A further plunge in international dairy prices has left farmers feeling nervous about where their milk payouts may be heading this season.
Prices fell by a further 8.9 percent on average in the overnight Global Dairy Trade auction, pushing the price index to its lowest point since late in 2012.
Whole milk powder took the biggest hit of 10.9 percent. Anhydrous milk fat prices fell by 10 percent, casein by percent and skim milk powder by 7.1 percent.
Chris Lewis, a representative for dairy farmers and also Federated Farmers Waikato president, says they are expecting lower milk prices this season after reaching record levels last season.
But he says they are apprehensive about how far prices may fall below dairy cooperative Fonterra's current forecast of $7 per kilo of milk solids.
"I guess in the next month or two they'll be waiting for some guidance from Fonterra to see where they see it. And they could potentially come out with a 50 or 70 cent drop on the expecting payout for this coming season.
"When they do announce it, I don't think it will be unexpected. If you look at the Fonterra (global dairy trade) results from last night, the contract pricing for whole milk powder for the next five months, all the way to December, is in the three thousand to three thousand one hundred dollar range, so the market price has no upside."
Mr Lewis said with the high New Zealand dollar and prices dropping, it is already getting difficult for farmers.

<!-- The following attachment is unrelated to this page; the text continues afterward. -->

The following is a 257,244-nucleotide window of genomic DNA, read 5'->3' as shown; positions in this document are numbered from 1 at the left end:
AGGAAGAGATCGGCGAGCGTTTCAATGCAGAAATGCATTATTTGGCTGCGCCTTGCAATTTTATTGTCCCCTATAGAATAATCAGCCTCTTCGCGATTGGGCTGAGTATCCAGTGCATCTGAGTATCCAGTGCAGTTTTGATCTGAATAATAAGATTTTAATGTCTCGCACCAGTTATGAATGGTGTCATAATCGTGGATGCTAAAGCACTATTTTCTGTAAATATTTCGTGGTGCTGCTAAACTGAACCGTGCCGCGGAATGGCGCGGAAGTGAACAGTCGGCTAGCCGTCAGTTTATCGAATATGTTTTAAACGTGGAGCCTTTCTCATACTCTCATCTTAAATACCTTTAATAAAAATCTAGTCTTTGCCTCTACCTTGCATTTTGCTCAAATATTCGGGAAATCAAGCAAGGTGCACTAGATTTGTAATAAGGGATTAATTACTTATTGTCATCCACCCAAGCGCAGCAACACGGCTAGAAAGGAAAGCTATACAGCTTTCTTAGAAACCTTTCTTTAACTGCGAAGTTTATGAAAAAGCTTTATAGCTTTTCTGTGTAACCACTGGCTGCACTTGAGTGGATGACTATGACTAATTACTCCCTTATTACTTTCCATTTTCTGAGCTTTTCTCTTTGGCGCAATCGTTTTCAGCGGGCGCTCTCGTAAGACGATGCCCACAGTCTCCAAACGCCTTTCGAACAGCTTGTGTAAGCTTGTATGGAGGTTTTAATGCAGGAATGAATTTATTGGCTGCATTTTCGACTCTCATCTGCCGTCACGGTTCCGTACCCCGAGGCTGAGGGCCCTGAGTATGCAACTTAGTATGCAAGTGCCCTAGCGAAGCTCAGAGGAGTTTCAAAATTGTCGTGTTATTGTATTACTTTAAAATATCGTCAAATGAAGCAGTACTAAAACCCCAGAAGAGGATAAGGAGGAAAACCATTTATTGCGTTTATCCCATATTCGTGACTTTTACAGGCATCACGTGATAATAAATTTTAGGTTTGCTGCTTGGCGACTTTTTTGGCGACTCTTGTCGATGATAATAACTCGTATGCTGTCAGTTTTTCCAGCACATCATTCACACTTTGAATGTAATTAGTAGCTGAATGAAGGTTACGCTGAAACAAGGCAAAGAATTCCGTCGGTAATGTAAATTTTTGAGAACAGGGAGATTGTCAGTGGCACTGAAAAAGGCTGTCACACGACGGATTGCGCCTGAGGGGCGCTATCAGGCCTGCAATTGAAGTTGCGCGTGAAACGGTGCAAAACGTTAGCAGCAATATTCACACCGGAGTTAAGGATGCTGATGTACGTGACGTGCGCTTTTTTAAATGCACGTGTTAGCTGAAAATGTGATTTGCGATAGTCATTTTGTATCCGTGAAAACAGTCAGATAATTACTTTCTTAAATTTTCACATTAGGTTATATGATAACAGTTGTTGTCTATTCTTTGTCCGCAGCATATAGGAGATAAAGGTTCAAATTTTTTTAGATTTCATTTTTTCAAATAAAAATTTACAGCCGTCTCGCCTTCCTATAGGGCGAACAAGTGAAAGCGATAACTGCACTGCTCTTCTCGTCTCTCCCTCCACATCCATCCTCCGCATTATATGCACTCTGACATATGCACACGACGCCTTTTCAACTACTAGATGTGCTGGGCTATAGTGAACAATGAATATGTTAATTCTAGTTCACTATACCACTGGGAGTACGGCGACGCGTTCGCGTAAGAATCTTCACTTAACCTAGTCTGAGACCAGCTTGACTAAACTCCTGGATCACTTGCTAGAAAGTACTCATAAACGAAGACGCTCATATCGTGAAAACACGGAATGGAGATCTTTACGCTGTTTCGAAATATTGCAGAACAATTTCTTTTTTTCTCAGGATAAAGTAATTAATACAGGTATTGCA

"We just hope that the six months from January to May will be a higher price and the New Zealand dollar will drop. If not, dairying farming will be in for a very lean season and there will be some cost-cutting, probably no or very few capital upgrades. And that will be felt by a lot of businesses in provincial areas."
Farmers also hope that the fall in international prices won't eat into milk payments for the past season, which still have to be finalised.
Fonterra's payout for the 2013-14 year currently sits at a record $8.40 a kilo, with a 10 cent dividend on top of that. The co-operative will confirm the final price in September.
Jacqueline Rowarth, Professor of Agribusiness at Waikato University, said on Wednesday it would be highly disruptive to farmers and their budgetting if it was trimmed back retrospectively, because of the latest international price falls.
"Any change in the payout for last season would seriously affect farmers' debt loading and their ability to pay back what they've invested over winter and what they actually budgetted on.
"Future budgets are still fairly flexible at this stage because we all know that things change at the beginning of the season in terms of payout. So it's the retrospective change that would be very difficult for farmers to manage."
Professor Rowarth said farmers have been taking advantage of the high prices last season to invest in improvements to their farms.
"There's been over the Waikato for instance, huge amounts of infrastructure investment during the winter, and that's been enabled by the high milk price for last season. I'm talking about things like effluent disposal, upgrading of milking systems, particularly methods of ensuring feed for cows, like feed-pads and shelters."